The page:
A long, strange year

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Citrus and light   

This year
I spent a frantic week doing final revisions on the book, then flew directly to Iowa for a family event. I got home and collapsed in a heap. Then I got on a plane again and spoke at an event in Texas, then flew back to Iowa watched people stand around in a school gymnasium, an event that is often conflated with "democracy." I put on lipstick and a velvet jumpsuit and went to a friend's 50th birthday party. I spent an afternoon strolling with a friend who was visiting from London. I held a friend's new baby. I ate my last meal in a restaurant—olive-oil fried eggs with sautéed kale— and afterward I hugged Aminatou without knowing it was an indefinite goodbye.

I downloaded a face-mask pattern. I watched toilet paper sell out everywhere and felt smug about owning a bidet, then felt bad about feeling smug. Everyone else was doing it, so I watched a sad docuseries about a man with a mullet who kept tigers in cages. I stood in my closet and read half the book out loud to myself. I bought a ring light. I desperately wished the girls were here for a beveragino. I waffled about whether it was safe to go out and protest in a pandemic. Someone posted a video of humvees idling at the gas station down the street. The helicopters circled overhead. I had my nose swabbed. I set up subscriptions to buy my household staples from Black-owned businesses. The book came out! But it still didn't feel real, somehow. We talked to strangers about it on zoom, over and over. We found out we made the best-seller list, and I realized I had no idea if any of my own favorite books had ever been best-sellers. I walked the same loop in the park, again and again. I shredded my cuticles. I called and texted strangers in Los Angeles and Michigan and North Carolina and asked if they had a plan to vote. I made dinner. I cleaned up. I made dinner again.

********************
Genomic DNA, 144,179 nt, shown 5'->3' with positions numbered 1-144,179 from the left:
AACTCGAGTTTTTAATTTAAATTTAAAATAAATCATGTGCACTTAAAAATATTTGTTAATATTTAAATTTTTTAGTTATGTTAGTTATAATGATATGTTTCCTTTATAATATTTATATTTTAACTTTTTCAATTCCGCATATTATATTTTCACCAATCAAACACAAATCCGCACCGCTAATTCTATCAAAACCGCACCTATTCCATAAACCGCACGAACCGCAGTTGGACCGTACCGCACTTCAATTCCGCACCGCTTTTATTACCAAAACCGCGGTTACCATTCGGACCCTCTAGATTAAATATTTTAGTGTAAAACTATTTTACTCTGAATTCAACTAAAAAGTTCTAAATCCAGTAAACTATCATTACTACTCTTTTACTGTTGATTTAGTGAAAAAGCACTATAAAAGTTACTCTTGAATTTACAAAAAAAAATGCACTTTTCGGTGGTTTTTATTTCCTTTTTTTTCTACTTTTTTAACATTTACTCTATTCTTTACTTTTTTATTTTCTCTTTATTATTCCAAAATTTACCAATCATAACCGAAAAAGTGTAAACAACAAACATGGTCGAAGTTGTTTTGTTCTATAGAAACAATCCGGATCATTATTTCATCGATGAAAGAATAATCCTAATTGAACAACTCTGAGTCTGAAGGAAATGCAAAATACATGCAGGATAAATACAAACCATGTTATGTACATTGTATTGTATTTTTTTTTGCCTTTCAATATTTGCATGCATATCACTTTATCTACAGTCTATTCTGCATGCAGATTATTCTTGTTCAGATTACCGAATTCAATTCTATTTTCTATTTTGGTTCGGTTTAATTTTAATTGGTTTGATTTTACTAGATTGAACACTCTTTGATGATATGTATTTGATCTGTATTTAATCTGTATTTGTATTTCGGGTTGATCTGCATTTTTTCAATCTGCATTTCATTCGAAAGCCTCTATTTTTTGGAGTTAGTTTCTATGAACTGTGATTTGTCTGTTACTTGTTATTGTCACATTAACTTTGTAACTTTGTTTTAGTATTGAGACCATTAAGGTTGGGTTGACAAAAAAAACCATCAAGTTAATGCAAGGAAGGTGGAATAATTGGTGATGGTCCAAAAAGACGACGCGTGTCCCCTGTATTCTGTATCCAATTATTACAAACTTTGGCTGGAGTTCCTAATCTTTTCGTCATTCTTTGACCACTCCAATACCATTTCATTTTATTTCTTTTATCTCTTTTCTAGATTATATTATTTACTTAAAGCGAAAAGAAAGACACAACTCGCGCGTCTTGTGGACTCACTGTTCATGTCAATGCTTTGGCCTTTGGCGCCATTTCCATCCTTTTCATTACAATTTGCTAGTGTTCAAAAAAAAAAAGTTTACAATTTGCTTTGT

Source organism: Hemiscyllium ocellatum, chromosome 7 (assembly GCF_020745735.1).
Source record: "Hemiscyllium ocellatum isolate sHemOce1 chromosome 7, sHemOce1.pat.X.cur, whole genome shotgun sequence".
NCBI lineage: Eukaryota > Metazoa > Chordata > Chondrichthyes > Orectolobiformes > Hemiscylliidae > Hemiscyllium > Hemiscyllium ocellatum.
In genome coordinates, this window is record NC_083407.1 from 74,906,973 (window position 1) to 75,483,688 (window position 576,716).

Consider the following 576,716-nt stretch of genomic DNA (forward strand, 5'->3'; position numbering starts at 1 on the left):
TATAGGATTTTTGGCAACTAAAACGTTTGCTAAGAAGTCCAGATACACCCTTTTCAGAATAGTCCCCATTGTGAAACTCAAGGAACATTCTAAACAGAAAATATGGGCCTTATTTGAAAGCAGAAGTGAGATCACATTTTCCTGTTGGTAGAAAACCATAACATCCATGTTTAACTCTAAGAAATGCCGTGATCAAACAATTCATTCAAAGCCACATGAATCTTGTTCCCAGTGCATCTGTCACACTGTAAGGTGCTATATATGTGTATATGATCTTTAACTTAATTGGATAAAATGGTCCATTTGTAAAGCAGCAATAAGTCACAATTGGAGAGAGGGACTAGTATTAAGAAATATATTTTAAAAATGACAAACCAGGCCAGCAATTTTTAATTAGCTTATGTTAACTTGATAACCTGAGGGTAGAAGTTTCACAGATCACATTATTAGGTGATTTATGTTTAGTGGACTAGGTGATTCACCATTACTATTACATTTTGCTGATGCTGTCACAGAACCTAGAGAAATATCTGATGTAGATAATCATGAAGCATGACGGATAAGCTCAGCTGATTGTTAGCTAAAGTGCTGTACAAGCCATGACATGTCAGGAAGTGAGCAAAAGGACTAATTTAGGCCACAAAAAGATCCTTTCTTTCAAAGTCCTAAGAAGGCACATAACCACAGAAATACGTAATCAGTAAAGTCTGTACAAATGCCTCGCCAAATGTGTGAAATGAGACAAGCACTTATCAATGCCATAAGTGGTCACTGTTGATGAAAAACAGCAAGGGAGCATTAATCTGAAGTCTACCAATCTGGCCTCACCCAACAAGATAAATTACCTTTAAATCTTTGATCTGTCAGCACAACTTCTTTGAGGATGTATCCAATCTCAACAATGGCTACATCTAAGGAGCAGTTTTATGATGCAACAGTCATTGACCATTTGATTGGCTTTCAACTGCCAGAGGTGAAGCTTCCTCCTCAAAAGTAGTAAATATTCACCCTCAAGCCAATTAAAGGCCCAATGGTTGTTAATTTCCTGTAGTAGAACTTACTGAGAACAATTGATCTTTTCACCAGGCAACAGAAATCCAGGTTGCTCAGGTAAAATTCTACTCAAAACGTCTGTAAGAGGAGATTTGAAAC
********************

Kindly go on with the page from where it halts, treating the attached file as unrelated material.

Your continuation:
I mailed letters and sent voice memos. I MISS YOU, I wrote. I LOVE YOU, I said. We waved and air-kissed goodbye at the camera. I oven-dried oranges to decorate the tree. I made my family's recipe for ranch-flavored party mix, which yields four gallons, even though I live with one other person.

I wrote this newsletter every single week, and you read it.

I'm grateful.

Some short quotes I saved
Throughout the year as I read, I try to remember to copy and paste the lines that speak to me in the moment. It's not comprehensive, it's not a "best of," but here are a few of the words I saved in 2020.